Meaning of Name: From Old English ‘bēow’, literally meaning barley.
Pronunciation: “Bue” in modern English, as in “Imbue”
Iconography: None Known. Given His role, corn crops, especially that of barley, would be suitable as a representation of Him. Beer, beer casks, loaves of bread, and farming implements would likewise be appropriate.
Function: Bēow is a deity charged with overseeing the agrarian cycle. From the first furrow ploughed into the field, to the last sheaf’s reaping, His is the hand in guiding the riches from the soil to the field. Through his association with crops and the land’s fertility, He dies and is born again each year, with each Harvest. In this way, He acts in the archetype of the ‘dying grain-god’.
Due to his innate connection to barley, Bēow is the God of beer, brewers, and bakers, as well as farmers. In the later English folk song John Barleycorn, believed to be a late reference to Bēow, the titular character goes through the process of barley cultivation, beer production, and eventual consumption. He is ritually “killed” and consumed, but later punishes the farmers and acts out his vengeance upon them by getting them intoxicated. Given the importance of barley-based alcohols in traditional ritual and everyday life, Bēow plays an integral part in the fertility of the land and in the divine mechanism which drives the seasons.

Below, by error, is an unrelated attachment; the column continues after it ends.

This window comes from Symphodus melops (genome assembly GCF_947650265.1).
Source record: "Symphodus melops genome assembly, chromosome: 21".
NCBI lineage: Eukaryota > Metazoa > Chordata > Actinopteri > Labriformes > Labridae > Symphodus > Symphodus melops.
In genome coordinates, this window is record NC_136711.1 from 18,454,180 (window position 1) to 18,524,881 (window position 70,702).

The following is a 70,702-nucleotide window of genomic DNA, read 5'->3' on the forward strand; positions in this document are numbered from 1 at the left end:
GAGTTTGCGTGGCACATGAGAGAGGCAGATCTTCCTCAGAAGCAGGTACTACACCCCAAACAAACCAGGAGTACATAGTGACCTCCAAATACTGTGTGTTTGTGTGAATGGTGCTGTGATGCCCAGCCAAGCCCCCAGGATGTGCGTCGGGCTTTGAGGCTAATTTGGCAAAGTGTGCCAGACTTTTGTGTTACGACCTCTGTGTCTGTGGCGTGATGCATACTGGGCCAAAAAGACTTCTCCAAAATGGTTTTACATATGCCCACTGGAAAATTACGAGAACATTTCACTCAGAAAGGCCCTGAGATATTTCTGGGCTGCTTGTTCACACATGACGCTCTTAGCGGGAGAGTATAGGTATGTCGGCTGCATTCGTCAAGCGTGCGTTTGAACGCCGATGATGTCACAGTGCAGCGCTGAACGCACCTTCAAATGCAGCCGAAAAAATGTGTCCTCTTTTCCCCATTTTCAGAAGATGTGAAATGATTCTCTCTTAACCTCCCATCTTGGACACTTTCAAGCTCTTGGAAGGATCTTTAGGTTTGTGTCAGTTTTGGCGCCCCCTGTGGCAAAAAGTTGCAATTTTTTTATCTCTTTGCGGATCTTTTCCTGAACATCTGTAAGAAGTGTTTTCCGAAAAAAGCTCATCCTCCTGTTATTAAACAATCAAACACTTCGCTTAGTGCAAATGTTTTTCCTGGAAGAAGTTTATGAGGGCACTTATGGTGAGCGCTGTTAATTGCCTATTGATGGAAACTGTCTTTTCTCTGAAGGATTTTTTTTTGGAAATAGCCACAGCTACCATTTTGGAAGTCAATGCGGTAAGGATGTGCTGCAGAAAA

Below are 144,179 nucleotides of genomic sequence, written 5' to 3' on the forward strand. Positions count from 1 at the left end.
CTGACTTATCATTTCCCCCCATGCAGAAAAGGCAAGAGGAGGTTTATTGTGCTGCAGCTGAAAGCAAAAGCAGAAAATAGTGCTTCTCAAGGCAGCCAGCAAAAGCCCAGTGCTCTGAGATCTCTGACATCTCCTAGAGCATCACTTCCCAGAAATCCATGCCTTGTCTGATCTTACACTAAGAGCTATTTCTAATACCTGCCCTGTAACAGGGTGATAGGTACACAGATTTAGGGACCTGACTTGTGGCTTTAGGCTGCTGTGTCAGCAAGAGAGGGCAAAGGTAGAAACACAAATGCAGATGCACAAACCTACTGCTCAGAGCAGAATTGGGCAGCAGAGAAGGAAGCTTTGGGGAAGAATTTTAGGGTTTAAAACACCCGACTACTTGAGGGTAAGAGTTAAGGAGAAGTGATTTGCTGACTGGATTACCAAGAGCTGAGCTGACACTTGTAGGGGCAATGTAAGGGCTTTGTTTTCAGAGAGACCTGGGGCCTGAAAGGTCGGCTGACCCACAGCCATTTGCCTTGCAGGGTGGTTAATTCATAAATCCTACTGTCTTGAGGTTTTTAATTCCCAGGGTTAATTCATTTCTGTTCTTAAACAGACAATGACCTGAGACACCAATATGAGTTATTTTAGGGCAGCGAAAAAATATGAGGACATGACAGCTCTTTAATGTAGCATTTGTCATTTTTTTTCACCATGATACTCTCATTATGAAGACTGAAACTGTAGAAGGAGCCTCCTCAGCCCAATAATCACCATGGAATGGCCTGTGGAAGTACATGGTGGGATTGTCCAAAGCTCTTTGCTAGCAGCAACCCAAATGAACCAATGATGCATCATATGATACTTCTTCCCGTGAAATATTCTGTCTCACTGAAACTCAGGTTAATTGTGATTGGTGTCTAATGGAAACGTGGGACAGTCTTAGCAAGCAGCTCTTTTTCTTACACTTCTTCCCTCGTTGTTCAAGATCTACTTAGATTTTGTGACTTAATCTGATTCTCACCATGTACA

Bēow is quite literally a terrestrial and underworld deity. He brings forth the riches of the soil to be used by society, and dies every year in order to revivify the land. His role of dying-and-rising God supports this underworld characteristic.
Attested Sources: Bēow appears in the Anglo-Saxon royal genealogies as the grandson of Scēaf and grandfather of Gēat. The character of John Barleycorn, from the English folk song of the same name may be an example of later narrative featuring Bēow. He is sometimes associated with the Ger (Year/Harvest) rune ᛄ in the Anglo-Saxon Futhorc.
Contemporary Bīnaman: Ealusceop (Brewer), Sulhhandla (Ploughman), Sǣdere (Sower), Rīpere (Reaper), Bendfeorm (Harvest-Feast)
*Credit to Lārhūs Fyrnsida for the majority of this information and description. I have edited this down for simple reading and for personalisation of what He means to me.